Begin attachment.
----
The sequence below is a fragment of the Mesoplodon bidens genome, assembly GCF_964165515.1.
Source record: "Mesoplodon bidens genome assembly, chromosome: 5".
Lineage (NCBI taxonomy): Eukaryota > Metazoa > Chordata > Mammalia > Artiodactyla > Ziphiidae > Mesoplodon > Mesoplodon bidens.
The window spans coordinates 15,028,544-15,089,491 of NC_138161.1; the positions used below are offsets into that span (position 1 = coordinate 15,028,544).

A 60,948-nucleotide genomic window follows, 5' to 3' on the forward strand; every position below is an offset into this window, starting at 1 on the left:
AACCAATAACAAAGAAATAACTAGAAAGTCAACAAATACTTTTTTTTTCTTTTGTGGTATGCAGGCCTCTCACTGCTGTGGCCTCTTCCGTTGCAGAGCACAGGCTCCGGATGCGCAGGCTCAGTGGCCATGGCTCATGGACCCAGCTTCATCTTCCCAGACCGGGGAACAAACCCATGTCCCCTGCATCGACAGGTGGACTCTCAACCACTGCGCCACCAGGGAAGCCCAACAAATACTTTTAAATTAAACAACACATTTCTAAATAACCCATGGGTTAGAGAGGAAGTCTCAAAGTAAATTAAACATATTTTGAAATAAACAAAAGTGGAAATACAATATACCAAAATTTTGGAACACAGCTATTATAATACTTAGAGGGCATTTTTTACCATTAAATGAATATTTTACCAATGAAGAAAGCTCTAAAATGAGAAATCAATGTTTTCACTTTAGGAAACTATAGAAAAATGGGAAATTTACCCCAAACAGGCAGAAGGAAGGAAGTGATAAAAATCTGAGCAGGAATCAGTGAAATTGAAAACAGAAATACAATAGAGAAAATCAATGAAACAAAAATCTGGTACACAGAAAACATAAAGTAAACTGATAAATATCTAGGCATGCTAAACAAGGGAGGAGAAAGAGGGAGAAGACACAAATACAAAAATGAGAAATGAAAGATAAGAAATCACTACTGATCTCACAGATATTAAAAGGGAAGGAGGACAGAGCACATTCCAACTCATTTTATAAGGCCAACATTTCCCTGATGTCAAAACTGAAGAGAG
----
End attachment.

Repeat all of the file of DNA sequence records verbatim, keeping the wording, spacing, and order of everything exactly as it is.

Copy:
The sequence below is a fragment of the Mesoplodon bidens genome, assembly GCF_964165515.1.
Source record: "Mesoplodon bidens genome assembly, chromosome: 5".
Lineage (NCBI taxonomy): Eukaryota > Metazoa > Chordata > Mammalia > Artiodactyla > Ziphiidae > Mesoplodon > Mesoplodon bidens.
The window spans coordinates 15,028,544-15,089,491 of NC_138161.1; the positions used below are offsets into that span (position 1 = coordinate 15,028,544).

A 60,948-nucleotide genomic window follows, 5' to 3' on the forward strand; every position below is an offset into this window, starting at 1 on the left:
AACCAATAACAAAGAAATAACTAGAAAGTCAACAAATACTTTTTTTTTCTTTTGTGGTATGCAGGCCTCTCACTGCTGTGGCCTCTTCCGTTGCAGAGCACAGGCTCCGGATGCGCAGGCTCAGTGGCCATGGCTCATGGACCCAGCTTCATCTTCCCAGACCGGGGAACAAACCCATGTCCCCTGCATCGACAGGTGGACTCTCAACCACTGCGCCACCAGGGAAGCCCAACAAATACTTTTAAATTAAACAACACATTTCTAAATAACCCATGGGTTAGAGAGGAAGTCTCAAAGTAAATTAAACATATTTTGAAATAAACAAAAGTGGAAATACAATATACCAAAATTTTGGAACACAGCTATTATAATACTTAGAGGGCATTTTTTACCATTAAATGAATATTTTACCAATGAAGAAAGCTCTAAAATGAGAAATCAATGTTTTCACTTTAGGAAACTATAGAAAAATGGGAAATTTACCCCAAACAGGCAGAAGGAAGGAAGTGATAAAAATCTGAGCAGGAATCAGTGAAATTGAAAACAGAAATACAATAGAGAAAATCAATGAAACAAAAATCTGGTACACAGAAAACATAAAGTAAACTGATAAATATCTAGGCATGCTAAACAAGGGAGGAGAAAGAGGGAGAAGACACAAATACAAAAATGAGAAATGAAAGATAAGAAATCACTACTGATCTCACAGATATTAAAAGGGAAGGAGGACAGAGCACATTCCAACTCATTTTATAAGGCCAACATTTCCCTGATGTCAAAACTGAAGAGAG